Twenty-five years later I returned to Minnesota; I traveled north to the new Federal Bureau of Indian Affairs offices in Bemidji and inquired where those original, sealed up boxes of files were stored. Compelled to touch and smell those dusty relics, like old relatives of intimate times, I asked permission of Judy Moe, the Director, “Yes, those boxes are still sealed and stored in the basement, and any time you want to revisit those files, you could be allowed.” I left the Bureau knowing that I could, if and when I wanted to.

Who are you, where are your people from, what’s your family’s name, and who’s your father?

In 2007, I had become a Co-Creator/Director of Tribal Voices Television, a pilot for Native American Television programming, and my trail crossed Indian Country in a way I had never dreamed. I realized I knew nothing, absolutely nothing, yet maybe more than most. I was both humbled and saddened by the absence of knowledge.

My new revitalized education began with a film by Georgina Lightning, a Native American Actor and Director, who came to Duluth, Minnesota, in her first directors’ debut in, “Older than America.” It starred Bradley Cooper, Adam Beach, and herself, along with local elder, poet and activist, Jim Northrup. Tribal Voices Television was given the opportunity to be on set to watch the final scenes shot. Later I was invited to the previewing of the film at Augsburg College in 2008.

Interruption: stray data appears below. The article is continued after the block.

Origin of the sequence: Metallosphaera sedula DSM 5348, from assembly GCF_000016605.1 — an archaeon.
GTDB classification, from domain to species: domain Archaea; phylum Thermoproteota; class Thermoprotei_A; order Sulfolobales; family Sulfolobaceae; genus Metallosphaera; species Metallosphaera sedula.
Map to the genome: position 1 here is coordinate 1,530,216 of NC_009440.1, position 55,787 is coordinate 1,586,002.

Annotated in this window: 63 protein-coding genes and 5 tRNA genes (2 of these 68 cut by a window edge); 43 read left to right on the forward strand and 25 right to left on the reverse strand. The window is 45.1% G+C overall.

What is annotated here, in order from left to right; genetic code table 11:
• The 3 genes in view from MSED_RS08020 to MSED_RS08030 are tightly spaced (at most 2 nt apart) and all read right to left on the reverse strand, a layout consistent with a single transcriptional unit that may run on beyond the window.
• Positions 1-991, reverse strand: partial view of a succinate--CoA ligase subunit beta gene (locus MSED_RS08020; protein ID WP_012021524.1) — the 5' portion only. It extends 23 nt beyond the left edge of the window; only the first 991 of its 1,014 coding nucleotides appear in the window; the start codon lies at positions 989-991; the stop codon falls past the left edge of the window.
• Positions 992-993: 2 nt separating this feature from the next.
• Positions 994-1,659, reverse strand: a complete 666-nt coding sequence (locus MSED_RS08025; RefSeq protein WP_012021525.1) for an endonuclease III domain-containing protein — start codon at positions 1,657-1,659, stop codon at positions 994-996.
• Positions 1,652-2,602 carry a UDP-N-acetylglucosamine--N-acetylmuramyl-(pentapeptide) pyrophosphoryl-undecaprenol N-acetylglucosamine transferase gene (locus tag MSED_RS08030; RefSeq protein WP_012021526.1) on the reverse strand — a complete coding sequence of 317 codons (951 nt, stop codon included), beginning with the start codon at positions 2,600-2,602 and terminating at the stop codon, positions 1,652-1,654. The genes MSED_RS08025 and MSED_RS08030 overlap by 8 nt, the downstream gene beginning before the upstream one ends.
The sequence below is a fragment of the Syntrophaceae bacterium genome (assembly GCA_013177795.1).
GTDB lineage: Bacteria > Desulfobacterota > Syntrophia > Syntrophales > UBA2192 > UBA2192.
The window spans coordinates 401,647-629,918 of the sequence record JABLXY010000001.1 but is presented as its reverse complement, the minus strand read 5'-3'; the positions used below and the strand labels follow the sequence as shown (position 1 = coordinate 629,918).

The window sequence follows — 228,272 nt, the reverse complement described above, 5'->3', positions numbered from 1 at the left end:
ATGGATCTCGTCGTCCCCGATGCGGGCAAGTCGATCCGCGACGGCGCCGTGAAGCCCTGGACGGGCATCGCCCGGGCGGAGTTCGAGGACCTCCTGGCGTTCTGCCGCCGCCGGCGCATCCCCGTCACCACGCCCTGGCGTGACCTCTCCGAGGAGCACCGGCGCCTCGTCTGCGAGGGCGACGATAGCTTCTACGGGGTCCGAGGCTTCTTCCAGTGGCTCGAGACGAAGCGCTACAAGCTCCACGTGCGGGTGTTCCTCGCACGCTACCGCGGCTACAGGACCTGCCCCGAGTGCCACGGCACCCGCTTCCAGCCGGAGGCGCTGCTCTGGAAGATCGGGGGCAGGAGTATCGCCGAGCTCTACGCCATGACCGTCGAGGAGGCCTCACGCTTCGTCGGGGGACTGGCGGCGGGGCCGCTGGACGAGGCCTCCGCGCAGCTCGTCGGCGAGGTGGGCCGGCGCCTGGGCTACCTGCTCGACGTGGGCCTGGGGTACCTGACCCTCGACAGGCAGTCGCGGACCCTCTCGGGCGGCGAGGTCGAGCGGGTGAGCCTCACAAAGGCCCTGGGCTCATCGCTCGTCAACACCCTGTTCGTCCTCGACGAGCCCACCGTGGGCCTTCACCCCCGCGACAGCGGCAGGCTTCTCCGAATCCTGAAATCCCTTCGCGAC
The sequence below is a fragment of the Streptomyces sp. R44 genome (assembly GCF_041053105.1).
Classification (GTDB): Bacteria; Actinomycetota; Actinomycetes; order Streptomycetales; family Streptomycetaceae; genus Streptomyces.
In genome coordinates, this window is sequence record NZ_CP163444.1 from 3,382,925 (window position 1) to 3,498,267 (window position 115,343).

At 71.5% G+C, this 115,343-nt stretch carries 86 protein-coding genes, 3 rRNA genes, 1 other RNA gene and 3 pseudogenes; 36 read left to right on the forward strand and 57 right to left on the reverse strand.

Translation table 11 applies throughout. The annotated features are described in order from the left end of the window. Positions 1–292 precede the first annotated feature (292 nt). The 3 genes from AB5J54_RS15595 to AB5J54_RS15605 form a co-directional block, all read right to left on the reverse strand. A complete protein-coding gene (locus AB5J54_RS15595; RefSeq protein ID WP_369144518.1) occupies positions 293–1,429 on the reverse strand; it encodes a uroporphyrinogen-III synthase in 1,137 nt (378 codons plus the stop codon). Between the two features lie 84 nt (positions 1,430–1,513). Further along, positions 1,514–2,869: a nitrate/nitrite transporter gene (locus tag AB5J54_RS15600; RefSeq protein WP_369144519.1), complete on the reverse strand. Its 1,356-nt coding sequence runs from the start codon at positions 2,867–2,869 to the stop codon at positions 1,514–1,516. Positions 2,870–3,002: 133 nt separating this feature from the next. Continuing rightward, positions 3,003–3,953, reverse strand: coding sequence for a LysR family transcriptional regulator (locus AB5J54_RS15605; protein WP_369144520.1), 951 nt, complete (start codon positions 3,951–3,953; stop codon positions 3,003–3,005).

The film’s primary story line addressed an investigation of an earthquake, and its damage to an area of the Fond du Lac Reservation; a century old, uninhabited Catholic boarding school. The secondary story line involved the psychic attachment of a Native American mother and daughter through the daughter’s dreams; the mother had been a resident and student of the Catholic boarding school in her youth. This mother was later lobotomized for her knowledge of sexual and physical abuse in this school by the parish’s priest, and now lives lifeless in a sanitarium, still under the influence of the very malevolent priest who had her needlessly surgically silenced.

The story unfolds with the investigation of the rare earthquake, and its damages to the weakened foundation of the dilapidated school when discovered in the basement where small, cold jail cells with wall chains and wood stocks that held young displaced Indian youth captive in punishment. Mass graves of infants and children were revealed when the grounds were opened up by the quake and subsequent tremors.

The Federal Bureau of Investigations was brought in to take a closer look at the dregs of this deplorable and now abandoned school. The closer the authorities were to the truth, the more often the daughter had received psychic connections to her mother’s episodic deliriums. In the end the sordid truth surfaced; the disabled mother is set free from the sanitarium and reunited with her daughter, leaving the deplorable priest to be properly accused.

At the close of this movie preview, we all experienced indescribable emotions. I was surrounded by film majors of Augsburg, Minneapolis Community Technical College, Minnesota State University, and Native American Elders from the Minneapolis community, and those invited from the media and public.

The final sepia snapshots faded in and faded out; scenes of small Indian children in various stages of undress and redress, a faceless priest dressed in his cassock as he snuck out of the opened and closed of doors. The scenes were vivid and provocative as it pulled you into the sexual violence and abuse of the innocent in unholy perpetration, one after another, in slow motion; it evoked a strangled anger that could not be stifled.